Historic Detroit

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St. Francis de Sales Catholic Church

In 1927, Northwest Detroit was sparsely populated, but that was changing, so the Catholic Church set out to expand into farther reaches of the growing city.

The Rev. Vincent Griffin was placed in charge of launching the new parish of St. Francis de Sales in April 1927. Griffin would remain the parish’s pastor for nearly 40 years, until his retirement in 1966. St. Francis de Sales was established as a territorial parish with no fixed boundaries; many churches during this time were given districts, if you will, from which to draw their flocks. Its first Masses were held at the Edgar A. Guest School nearby on the southeast corner of Fenkell Avenue and Meyers Road (this school was renamed the Mary McLeod Bethune School, and, though now closed, still stands). A series of fund-raisers were held to fund the parish’s first permanent structure in December 1927. It was a combination school and chapel. De Sales’ first rectory was a rented house on Griggs Street, north of Fenkell.

The entire block — bounded by Fenkell and Pinehurst, Montevista and Keeler streets — would go on to include the original chapel (later used as the school gym); two buildings on Pinehurst included the convent for the Sisters, Servants of the Immaculate Heart of Mary (IHM) sisters; and a three-story school, eventually serving first through 12th grades. A rectory for parish and visiting priests was located on Fenkell. At the heart of it all was the church, on Fenkell and Montevista. The remaining space was filled with a playground and a parking lot.

The school opened in February 1928 with three IHM sisters and 83 students in first through eighth grades. By the end of 1928, attendance had grown to 124. When the school added a ninth grade the following year, enrollment increased to 258. The school added a high school grade each of the following years. By 1932, the school had more than 400 students in grades 1 through 12. The first high school commencement was held in 1932. The school population continued to grow quickly, to 535 in 1935, and 695 in 1937.

The building boom following World War II brought an increase in parish membership. Construction began in 1952 for a new church facing Fenkell. By this time, there were 1,500 families in the parish and 1,000 students in school. Parish attendance peaked in 1966 with 2,100 families.

The new church was of Neo Gothic style and designed by John E. Clapp and William Creaser of the firm Donaldson & Meier. It was constructed by the J.A. Utley Co. The imposing structure featured carved Indiana limestone trim on the front elevation. A niche 40 feet above the ground contained a life-size statue of St. Francis de Sales. The rest of the exterior is in varicolored brick, as are the rest of the parish buildings. The nave of the church is rectangle, with seating capacity for more than one thousand persons. Buff colored Travertine marble is used for the main and side aisles. Pews are stained oak, as is the wood paneling on the walls and behind the alter. At this point the temporary church built ten years earlier became the school gym.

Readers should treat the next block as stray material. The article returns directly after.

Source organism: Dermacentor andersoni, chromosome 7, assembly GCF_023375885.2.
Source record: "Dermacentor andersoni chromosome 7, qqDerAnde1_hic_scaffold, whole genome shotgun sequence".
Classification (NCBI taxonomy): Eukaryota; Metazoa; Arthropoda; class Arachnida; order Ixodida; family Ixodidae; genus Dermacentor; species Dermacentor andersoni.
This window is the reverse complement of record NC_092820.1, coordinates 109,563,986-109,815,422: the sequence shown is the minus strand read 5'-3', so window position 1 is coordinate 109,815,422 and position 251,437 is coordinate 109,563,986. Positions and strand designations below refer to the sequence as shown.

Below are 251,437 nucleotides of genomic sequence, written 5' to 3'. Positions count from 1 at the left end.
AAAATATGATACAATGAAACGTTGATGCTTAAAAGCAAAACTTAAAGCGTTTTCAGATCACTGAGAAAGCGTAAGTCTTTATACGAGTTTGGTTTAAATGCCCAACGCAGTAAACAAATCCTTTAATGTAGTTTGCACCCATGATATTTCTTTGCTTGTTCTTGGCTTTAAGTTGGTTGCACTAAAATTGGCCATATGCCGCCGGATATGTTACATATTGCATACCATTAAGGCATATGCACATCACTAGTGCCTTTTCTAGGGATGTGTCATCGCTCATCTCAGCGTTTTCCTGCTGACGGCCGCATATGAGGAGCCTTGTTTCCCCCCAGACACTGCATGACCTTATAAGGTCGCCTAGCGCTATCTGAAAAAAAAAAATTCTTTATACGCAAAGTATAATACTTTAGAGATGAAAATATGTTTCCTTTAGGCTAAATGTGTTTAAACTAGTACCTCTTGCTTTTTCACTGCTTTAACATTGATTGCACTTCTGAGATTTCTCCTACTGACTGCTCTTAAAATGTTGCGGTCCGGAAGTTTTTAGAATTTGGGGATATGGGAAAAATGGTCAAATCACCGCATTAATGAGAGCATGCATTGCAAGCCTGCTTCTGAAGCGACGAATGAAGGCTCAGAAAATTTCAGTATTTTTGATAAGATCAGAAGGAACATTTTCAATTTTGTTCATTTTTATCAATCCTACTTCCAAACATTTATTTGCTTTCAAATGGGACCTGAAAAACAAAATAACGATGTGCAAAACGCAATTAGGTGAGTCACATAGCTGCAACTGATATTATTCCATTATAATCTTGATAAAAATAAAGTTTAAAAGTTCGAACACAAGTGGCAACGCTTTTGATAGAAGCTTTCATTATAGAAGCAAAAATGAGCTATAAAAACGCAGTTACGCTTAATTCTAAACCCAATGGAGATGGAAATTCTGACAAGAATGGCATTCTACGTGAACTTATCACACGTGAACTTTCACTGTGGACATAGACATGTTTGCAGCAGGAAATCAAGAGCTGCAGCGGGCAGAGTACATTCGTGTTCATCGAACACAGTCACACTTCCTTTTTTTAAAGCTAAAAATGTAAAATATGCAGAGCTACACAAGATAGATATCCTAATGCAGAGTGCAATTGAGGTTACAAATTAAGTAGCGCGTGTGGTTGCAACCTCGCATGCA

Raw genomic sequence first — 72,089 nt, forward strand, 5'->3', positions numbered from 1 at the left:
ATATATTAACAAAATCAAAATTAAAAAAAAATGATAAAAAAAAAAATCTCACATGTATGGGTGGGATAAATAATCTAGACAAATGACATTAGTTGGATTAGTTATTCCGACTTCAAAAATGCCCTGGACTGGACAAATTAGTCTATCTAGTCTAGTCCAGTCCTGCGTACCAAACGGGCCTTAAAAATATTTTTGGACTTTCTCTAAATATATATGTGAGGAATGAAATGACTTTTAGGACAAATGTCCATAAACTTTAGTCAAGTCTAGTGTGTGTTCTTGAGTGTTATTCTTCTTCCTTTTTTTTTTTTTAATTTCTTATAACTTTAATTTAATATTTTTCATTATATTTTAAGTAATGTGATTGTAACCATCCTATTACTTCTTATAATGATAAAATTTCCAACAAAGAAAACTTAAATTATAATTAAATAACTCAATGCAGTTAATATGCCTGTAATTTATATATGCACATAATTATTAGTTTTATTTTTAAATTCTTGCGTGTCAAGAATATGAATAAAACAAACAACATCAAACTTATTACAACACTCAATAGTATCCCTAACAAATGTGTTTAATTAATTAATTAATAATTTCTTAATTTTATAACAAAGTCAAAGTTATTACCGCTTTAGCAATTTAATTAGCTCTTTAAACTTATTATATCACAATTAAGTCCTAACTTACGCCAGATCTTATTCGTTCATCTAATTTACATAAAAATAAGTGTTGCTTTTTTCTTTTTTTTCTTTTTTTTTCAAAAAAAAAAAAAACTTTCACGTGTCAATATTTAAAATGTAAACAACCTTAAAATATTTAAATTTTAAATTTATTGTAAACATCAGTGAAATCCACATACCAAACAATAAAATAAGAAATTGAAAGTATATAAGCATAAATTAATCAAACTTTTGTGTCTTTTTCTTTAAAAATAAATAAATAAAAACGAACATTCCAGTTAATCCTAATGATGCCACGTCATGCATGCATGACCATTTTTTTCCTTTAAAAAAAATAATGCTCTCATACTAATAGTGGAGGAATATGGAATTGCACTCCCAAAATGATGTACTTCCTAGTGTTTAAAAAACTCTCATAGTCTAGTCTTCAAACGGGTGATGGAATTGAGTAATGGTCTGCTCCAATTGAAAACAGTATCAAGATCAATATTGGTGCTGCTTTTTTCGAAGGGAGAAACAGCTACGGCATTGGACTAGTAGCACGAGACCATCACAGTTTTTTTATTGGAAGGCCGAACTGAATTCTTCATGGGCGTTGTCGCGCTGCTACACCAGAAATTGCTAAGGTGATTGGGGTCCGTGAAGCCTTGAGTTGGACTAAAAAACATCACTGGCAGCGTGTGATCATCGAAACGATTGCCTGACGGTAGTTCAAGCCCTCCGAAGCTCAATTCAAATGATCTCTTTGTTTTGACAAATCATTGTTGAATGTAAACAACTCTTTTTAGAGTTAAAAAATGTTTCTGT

Over the decades, it was an active parish with many social and religious activities and committees. The weekly De Sales News kept parishioners up to date on church news. The school was active with academic and service organizations and social events, had an extensive sports program, and published the award winning “Fransalian” yearbook. The school’s nickname was the DeSalers until 1954, when it was changed to the Monarchs.

The school closed in 1971. The IHM nuns lived in the convent until 1976 working at other schools and institutions. In 1976, the convent was rented to Wayne County. The school was leased to the Detroit Public Schools as Ludington Magnate School.

In 2005, amid shrinking population in both the city and the Catholic Church, St. Francis de Sales parish merged with Precious Blood parish (established in 1929), its neighbor to the north. The combined parish name is now St. Peter Claver.

Vibrant new life was brought to the school campus in 1994, when the school became Loyola High School. Loyola is a joint venture between the Jesuits and the Archdiocese of Detroit. The all-male high school has excelled in academic placement, spiritual development, debate and sports.

The St. Francis de Sales church built in 1952 is now Loyola’s gymnasium, and gathering place for students and community. A new chapel will be built on the campus. It will serve as the home of St. Peter Claver parish. It will be a chapel and gathering place for Loyola students. It will include a social space for St. Peter Claver parishioners and have a community food pantry. It will be the first Catholic chapel built in Detroit since the 1960s.

A new Loyola High School Welcome Center also will be built on Fenkell, on the site of the old St. Francis de Sales rectory. It will serve as the main entrance way to the school and include administration offices.

Who was St. Francis de Sales?

De Sales was French, serving as bishop of Geneva and helping found the Sisters of Visitation, in 1610. He was born Aug. 21, 1567, and died Dec. 28, 1622. He was beatified in 1661 by Pope Alexander VII, and canonized four years later.

He wrote several books and is considered the patron saint of authors, writers, journalists and of the deaf. His writings, teaching and preaching was known for its gentle character in converting tens of thousands of people to Catholicism. As an example, he is credited with coining the proverb, “A spoonful of honey attracts more flies than a barrelful of vinegar” (often simplified today as, “You catch more flies with honey than vinegar.”

Last updated 28/03/2023